If I understand the reason mysql/mysql2 does not support this yet is MySQL varchar datatype also needs length specified.

   (1.7ms)  CREATE TABLE `accounts` (`id` int(11) auto_increment PRIMARY KEY, `firm_id` int(11), `firm_name` varchar, `credit_limit` int(11)) ENGINE=InnoDB
Mysql2::Error: You have an error in your SQL syntax; check the manual that corresponds to your MySQL server version for the right syntax to use near ' `credit_limit` int(11)) ENGINE=InnoDB' at line 1: CREATE TABLE `accounts` (`id` int(11) auto_increment PRIMARY KEY, `firm_id` int(11), `firm_name` varchar, `credit_limit` int(11)) ENGINE=InnoDB

I'm thinking about how to implement this as follows but I'm not sure if it is a good idea or not.

  • limit: nil sets the max length of database datatype, such as 65535 for MySQL varchar, 4000 or 32767 for Oracle.
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yahonda commented on 80f4a65 Apr 7, 2014

Thanks for creating a test for #13435. I've got to know Oracle enhanced adapter also needs #13435 support.
but it cannot be simply removing limit: 255 since Oracle VARCHAR2 datatype for Rails :string needs needs the length specified.

(5.6ms) CREATE TABLE "ACCOUNTS" ("ID" NUMBER(38) NOT NULL PRIMARY KEY, "FIRM_ID" NUMBER(38), "FIRM_NAME" VARCHAR2, "CREDIT_LIMIT" NUMBER(38))
OCIError: ORA-00906: missing left parenthesis: CREATE TABLE "ACCOUNTS" ("ID" NUMBER(38) NOT NULL PRIMARY KEY, "FIRM_ID" NUMBER(38), "FIRM_NAME" VARCHAR2, "CREDIT_LIMIT" NUMBER(38))

If I understand the reason mysql/mysql2 does not support this yet is MySQL varchar datatype also needs length specified.

   (1.7ms)  CREATE TABLE `accounts` (`id` int(11) auto_increment PRIMARY KEY, `firm_id` int(11), `firm_name` varchar, `credit_limit` int(11)) ENGINE=InnoDB
Mysql2::Error: You have an error in your SQL syntax; check the manual that corresponds to your MySQL server version for the right syntax to use near ' `credit_limit` int(11)) ENGINE=InnoDB' at line 1: CREATE TABLE `accounts` (`id` int(11) auto_increment PRIMARY KEY, `firm_id` int(11), `firm_name` varchar, `credit_limit` int(11)) ENGINE=InnoDB

I'm thinking about how to implement this as follows but I'm not sure if it is a good idea or not.

  • limit: nil sets the max length of database datatype, such as 65535 for MySQL varchar, 4000 or 32767 for Oracle.

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@yahonda as far as I know MySQL doesn't need it but there are / were concerns when it's not specified. The reason why it's not supported at the moment is a bug 😓 . limit: nil will be merged with the columns default, which simply replaces it by 255. It's on my ToDo list and I'll look into fixing that.

If Oracle requires a limit that code should first live in the Oracle adapter. None of the core adapters do require the :limit to be specified at all times.

Hope that helps. Let me know if you have further questions / suggestions and thanks for the heads up! 💛

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senny replied Apr 7, 2014

@yahonda as far as I know MySQL doesn't need it but there are / were concerns when it's not specified. The reason why it's not supported at the moment is a bug 😓 . limit: nil will be merged with the columns default, which simply replaces it by 255. It's on my ToDo list and I'll look into fixing that.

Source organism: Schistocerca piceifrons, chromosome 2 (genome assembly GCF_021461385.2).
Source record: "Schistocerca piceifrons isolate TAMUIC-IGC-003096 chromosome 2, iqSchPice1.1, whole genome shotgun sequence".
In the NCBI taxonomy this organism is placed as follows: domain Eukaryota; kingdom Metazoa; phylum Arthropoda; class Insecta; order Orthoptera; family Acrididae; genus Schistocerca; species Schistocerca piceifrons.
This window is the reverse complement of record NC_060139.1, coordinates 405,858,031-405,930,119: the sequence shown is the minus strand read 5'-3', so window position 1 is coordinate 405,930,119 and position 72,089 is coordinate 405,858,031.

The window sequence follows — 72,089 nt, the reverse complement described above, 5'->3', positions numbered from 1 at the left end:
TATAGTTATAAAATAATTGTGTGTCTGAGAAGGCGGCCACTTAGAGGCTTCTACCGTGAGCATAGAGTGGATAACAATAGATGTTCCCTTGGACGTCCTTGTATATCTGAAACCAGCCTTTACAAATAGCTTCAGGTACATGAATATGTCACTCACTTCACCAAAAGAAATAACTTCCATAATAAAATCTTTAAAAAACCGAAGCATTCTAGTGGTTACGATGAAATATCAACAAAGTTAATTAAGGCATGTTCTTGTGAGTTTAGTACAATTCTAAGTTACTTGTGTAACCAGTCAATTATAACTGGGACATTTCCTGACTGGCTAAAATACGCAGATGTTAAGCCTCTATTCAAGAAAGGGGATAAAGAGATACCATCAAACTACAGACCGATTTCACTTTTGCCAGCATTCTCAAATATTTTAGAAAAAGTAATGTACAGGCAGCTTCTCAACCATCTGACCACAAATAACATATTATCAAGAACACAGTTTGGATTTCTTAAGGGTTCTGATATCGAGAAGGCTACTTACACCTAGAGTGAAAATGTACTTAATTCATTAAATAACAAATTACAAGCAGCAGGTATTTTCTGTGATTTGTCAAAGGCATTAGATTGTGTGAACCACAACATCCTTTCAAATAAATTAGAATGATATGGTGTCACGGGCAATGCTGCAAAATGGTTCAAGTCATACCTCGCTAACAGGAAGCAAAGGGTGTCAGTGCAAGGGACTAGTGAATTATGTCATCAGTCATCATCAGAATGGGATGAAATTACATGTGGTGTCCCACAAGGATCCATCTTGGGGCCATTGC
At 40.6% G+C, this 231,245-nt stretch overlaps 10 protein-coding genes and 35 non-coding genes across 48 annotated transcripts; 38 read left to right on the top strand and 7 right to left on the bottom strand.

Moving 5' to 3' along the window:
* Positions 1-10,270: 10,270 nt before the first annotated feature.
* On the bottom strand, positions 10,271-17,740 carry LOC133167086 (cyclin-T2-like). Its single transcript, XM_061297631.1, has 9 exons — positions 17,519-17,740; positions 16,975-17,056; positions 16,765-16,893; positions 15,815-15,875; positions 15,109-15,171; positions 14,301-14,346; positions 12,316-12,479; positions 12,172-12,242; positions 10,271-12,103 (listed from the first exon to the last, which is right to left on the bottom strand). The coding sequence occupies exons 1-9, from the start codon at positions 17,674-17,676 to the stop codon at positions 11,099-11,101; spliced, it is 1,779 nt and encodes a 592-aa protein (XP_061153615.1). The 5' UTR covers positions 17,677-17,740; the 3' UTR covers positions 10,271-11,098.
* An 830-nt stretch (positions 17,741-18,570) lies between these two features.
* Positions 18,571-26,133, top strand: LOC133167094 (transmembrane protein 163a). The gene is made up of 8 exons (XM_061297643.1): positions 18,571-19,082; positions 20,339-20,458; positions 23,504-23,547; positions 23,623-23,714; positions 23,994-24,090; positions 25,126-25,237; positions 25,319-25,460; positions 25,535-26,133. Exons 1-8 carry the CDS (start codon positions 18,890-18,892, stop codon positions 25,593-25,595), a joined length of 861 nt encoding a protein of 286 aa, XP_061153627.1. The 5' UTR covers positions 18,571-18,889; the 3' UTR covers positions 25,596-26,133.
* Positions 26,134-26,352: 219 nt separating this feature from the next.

If Oracle requires a limit that code should first live in the Oracle adapter. None of the core adapters do require the :limit to be specified at all times.

Hope that helps. Let me know if you have further questions / suggestions and thanks for the heads up! 💛

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@senny Thanks for the reply. I was not aware that MySQL itself does not need the length for varchar.
I'm going to open another issue/pull request in Oracle enhanced adapter group and will hear from users and developers.

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yahonda replied Apr 7, 2014

@senny Thanks for the reply. I was not aware that MySQL itself does not need the length for varchar.
I'm going to open another issue/pull request in Oracle enhanced adapter group and will hear from users and developers.

@tenderlove tenderlove referenced this pull request in ManageIQ/manageiq Feb 18, 2015

Closed

limit description length to 255 #1775

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Just ran my first migration after 4.2 upgrade and rake db:schema:dump now adds limit: 255 to all string cols in db even though I'm using postgres. Is there an option to prevent this behavior?

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lukewendling commented Feb 24, 2015

Just ran my first migration after 4.2 upgrade and rake db:schema:dump now adds limit: 255 to all string cols in db even though I'm using postgres. Is there an option to prevent this behavior?

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@lukewendling the db/schema.rb is used to exactly recreate your database. All your string columns were added before 4.2 with an implicit limit of 255. At that time it was not necessary to dump the limit to db/schema.rb because it was the default. Now that we've changed the default to no limit. We must dump these limits to recreate the database.

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senny commented Feb 25, 2015

@lukewendling the db/schema.rb is used to exactly recreate your database. All your string columns were added before 4.2 with an implicit limit of 255. At that time it was not necessary to dump the limit to db/schema.rb because it was the default. Now that we've changed the default to no limit. We must dump these limits to recreate the database.